“I think pretty much over the years it’s been made up of the strengths that I play up to.  A style has sort of emerged. It’s a style that I’m sort of happy with. It helps me to work with and get around the various themes and topics, and to put people in the world that I’m trying to create. I guess I use cinema you know as a sort of anchor and it gives me the ability to be serious or playful. There’s also a sort of familiarity about my stuff you know, like the unsettling tones, leading to the sort of like the blind alley that Dick seems to be heading towards. Is there going to be light at the end of it or not? I love to play with those things you know.  Even with this EP, when I’m talking about the attempt at romance, there’s still a kind of like a teenage trepidation throughout the thing, which I can recall. But there’s also kind of knowing, a sort of experience, complete with failings. I then wrap that all up in the cinema of it, as it’s a place where I think it’s more accessible and I can still put my heart and soul in it. At the end of the day it’s entertaining as well as something to think about.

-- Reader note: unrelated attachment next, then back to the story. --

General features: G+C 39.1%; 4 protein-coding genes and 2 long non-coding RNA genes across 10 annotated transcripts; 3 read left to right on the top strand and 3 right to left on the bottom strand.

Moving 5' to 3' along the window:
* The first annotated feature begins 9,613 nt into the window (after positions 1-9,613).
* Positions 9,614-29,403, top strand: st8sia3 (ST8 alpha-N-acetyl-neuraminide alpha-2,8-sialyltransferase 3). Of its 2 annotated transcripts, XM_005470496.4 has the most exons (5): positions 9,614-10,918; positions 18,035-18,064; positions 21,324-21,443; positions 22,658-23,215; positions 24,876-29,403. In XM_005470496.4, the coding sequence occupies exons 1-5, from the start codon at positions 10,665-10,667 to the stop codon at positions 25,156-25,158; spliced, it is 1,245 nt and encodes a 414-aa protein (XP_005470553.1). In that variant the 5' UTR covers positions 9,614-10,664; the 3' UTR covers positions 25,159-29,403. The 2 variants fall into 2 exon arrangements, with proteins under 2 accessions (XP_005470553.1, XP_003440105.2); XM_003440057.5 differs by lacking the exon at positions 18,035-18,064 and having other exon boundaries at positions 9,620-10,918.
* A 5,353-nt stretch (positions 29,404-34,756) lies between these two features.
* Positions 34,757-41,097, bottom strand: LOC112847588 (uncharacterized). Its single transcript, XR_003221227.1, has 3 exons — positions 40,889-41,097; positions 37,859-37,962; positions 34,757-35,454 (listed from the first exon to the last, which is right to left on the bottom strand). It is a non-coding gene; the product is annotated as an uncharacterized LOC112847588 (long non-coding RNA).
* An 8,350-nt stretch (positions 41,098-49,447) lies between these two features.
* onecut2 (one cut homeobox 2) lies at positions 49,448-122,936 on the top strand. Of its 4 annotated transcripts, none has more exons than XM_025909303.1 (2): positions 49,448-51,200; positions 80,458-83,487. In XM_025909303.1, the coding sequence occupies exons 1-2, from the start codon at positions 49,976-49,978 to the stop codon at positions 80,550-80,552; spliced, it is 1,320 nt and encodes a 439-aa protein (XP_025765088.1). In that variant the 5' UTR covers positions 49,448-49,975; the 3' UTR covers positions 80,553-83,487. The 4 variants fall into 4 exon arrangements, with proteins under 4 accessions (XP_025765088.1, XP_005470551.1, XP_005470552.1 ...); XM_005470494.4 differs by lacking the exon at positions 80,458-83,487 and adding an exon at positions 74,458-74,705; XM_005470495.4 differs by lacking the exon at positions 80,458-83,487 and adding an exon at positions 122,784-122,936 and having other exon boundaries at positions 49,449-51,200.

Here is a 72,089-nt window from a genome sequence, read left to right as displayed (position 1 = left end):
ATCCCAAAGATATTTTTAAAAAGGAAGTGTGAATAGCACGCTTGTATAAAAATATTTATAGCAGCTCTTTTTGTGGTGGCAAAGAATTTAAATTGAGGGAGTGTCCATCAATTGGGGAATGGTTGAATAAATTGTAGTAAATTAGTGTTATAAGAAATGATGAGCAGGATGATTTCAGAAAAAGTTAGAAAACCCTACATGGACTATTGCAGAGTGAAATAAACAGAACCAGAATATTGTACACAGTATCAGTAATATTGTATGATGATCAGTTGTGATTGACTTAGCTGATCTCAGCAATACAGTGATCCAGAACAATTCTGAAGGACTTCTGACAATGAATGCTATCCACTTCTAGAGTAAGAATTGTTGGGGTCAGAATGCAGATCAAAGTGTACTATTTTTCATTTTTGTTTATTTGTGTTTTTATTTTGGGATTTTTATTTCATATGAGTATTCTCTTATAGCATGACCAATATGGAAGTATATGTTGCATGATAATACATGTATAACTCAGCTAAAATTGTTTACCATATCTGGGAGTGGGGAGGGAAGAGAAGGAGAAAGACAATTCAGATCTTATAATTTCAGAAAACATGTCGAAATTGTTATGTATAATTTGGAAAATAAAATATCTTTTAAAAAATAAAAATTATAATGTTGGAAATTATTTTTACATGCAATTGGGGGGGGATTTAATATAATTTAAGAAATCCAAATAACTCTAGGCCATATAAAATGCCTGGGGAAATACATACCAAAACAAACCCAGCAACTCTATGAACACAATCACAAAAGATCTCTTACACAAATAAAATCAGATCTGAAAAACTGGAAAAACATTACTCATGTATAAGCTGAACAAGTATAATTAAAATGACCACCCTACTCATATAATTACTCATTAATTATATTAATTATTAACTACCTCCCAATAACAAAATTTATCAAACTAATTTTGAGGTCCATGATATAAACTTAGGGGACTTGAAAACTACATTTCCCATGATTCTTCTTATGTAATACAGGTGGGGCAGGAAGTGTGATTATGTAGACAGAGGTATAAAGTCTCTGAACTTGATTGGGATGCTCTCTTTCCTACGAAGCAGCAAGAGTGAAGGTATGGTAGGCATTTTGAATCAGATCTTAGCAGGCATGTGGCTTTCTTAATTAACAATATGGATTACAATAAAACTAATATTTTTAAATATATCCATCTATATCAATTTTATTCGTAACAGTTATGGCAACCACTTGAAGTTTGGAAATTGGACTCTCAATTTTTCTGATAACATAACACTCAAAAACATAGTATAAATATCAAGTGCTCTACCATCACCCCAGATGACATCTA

The psychological theme isn’t limited to the music. The cinematic side of the art comes into play. This has been the story of your long career so far hasn’t it?

“Yeah if I wasn’t doing music I’d probably do something in that field.  I’m a big forensic fan and I’m a big Hitchcock fan. The whole of that side of life and the motivations on show give the work psychological leaning. Film and cinema are great places to explore the psychology.